Liver cancer is a primary cancer, meaning that it originated in the liver. (As opposed to liver metastases, or secondary liver cancers, which have spread to the liver from other organs.)
Liver cancer is responsible for more than 12,000 deaths a year in the United States and is being diagnosed more frequently. It is more common in men than women and in African Americans than whites.
It is commonly associated with cirrhosis and hepatitis. Other risk factors can include a history of alcohol use.
What is the treatment for liver cancer?
Treatment for liver cancer includes a combination of the following:
- Surgery to remove the tumor(s).
- Liver transplant
- Percutaneous ablation performed by an Interventional Radiologist
- Intra-arterial therapies (Chemoembolization, Radioembolization) performed by an Interventional Radiologist
What is Transarterial Chemoembolization (TACE)?
Chemoembolization is a palliative treatment for tumors found in the liver. This can be a tumor that started in the liver (primary liver cancer or hepatoma) or a liver tumor that has metastasized (spread) from another area of the body. Chemoembolization can be used alone or in addition to chemotherapy, radiation therapy or radiofrequency ablation.
Chemoembolization delivers chemotherapy directly to the liver tumor through the artery that supplies blood to the tumor. The artery is then blocked (“embolized”) to cut of blood flow to the tumor. This procedure accomplishes a few things:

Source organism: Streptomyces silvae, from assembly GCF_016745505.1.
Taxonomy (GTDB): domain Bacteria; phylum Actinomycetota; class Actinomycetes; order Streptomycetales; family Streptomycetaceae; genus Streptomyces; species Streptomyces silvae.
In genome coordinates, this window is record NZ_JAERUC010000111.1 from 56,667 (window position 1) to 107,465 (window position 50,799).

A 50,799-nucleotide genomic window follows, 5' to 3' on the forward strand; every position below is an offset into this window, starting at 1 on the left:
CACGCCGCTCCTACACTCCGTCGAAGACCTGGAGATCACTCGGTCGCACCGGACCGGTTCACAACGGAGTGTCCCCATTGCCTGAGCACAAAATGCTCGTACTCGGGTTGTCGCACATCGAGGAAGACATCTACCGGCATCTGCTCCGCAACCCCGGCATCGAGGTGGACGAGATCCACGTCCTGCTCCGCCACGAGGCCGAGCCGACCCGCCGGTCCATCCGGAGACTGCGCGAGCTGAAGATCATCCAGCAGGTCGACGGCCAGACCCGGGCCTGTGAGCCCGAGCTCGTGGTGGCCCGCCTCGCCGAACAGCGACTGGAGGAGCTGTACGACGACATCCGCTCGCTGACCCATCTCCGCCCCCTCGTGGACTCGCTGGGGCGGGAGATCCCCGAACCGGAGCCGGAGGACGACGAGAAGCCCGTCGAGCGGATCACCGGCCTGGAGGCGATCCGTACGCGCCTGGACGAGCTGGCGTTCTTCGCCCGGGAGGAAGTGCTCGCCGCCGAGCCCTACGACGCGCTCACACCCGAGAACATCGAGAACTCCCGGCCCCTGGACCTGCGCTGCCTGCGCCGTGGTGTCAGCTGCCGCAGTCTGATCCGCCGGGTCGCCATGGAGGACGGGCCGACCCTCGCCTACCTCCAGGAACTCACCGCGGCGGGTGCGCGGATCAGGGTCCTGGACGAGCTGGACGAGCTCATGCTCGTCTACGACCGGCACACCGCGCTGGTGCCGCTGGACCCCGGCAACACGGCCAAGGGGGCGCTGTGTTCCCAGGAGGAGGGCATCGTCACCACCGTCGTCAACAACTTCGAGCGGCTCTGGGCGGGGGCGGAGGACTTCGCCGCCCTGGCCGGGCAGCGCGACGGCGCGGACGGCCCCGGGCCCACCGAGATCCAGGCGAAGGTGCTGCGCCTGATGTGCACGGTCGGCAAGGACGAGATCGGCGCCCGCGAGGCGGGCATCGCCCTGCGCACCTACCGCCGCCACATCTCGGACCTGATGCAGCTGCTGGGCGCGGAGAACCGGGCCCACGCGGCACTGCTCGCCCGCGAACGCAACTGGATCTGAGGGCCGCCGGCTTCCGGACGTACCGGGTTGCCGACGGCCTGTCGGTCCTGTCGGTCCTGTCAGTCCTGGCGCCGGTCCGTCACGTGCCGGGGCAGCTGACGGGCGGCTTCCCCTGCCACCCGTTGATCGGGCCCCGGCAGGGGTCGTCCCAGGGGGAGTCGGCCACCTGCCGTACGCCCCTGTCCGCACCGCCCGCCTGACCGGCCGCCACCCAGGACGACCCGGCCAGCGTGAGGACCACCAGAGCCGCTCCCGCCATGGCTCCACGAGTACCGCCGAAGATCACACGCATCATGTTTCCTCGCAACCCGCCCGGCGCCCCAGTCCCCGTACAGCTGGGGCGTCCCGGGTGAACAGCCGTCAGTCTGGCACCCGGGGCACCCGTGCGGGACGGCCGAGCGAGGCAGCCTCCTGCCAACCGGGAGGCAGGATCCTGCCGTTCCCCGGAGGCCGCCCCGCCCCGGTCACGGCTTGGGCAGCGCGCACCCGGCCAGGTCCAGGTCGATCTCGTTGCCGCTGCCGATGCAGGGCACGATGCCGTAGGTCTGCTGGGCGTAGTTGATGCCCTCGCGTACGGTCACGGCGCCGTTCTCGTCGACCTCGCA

- Deprives the tumor of oxygen and nutrients once the blood supply is blocked.
- Because the chemotherapy is injected directly at the tumor, the dose is higher than what can be given safely through a vein (IV).
- Because the artery is blocked, no blood washes through the tumor. As a result, the chemotherapy stays in the tumor for a much longer time – as long as a month.
- There are fewer or milder side effects compared with chemotherapy given in a vein because the medications are trapped in the liver and not circulating through out the body.
Chemoembolization can be performed using chemo eluting beads or a conventional mixture of chemo and an oil (lipiodol).
How is TACE done?
TACE is done by an interventional radiologist (a doctor who specializes in procedures that are guided by X-ray images).
- An anesthetic (numbing medicine) will be applied to your skin. It will sting for 5 to 10 seconds. Then the area will be numb and you will not feel pain.
- Your doctor will make a very small nick in the skin (less than ¼ inch long) in your groin.
- Your doctor will then thread a tiny catheter (small plastic tube) into an artery in your groin and then advance a smaller catheter into the artery in your liver that carries blood to the tumor. X-ray images will help your doctor place the catheter in exactly the right place. Chemotherapy is sent through the catheter into the tumor.
- Then, tiny beads or mixuture are injected into the artery. These beads or solution then travel toward the tumor and block its blood supply
The above information is not all inclusive of the risks, alternatives and benefits. It is not meant to be a substitute for informed discussion between you and your doctor, but can act as a starting point for such a discussion. There are complications possible with any medical procedure. Overall, minimally invasive procedures have a lower complication rate than open surgeries.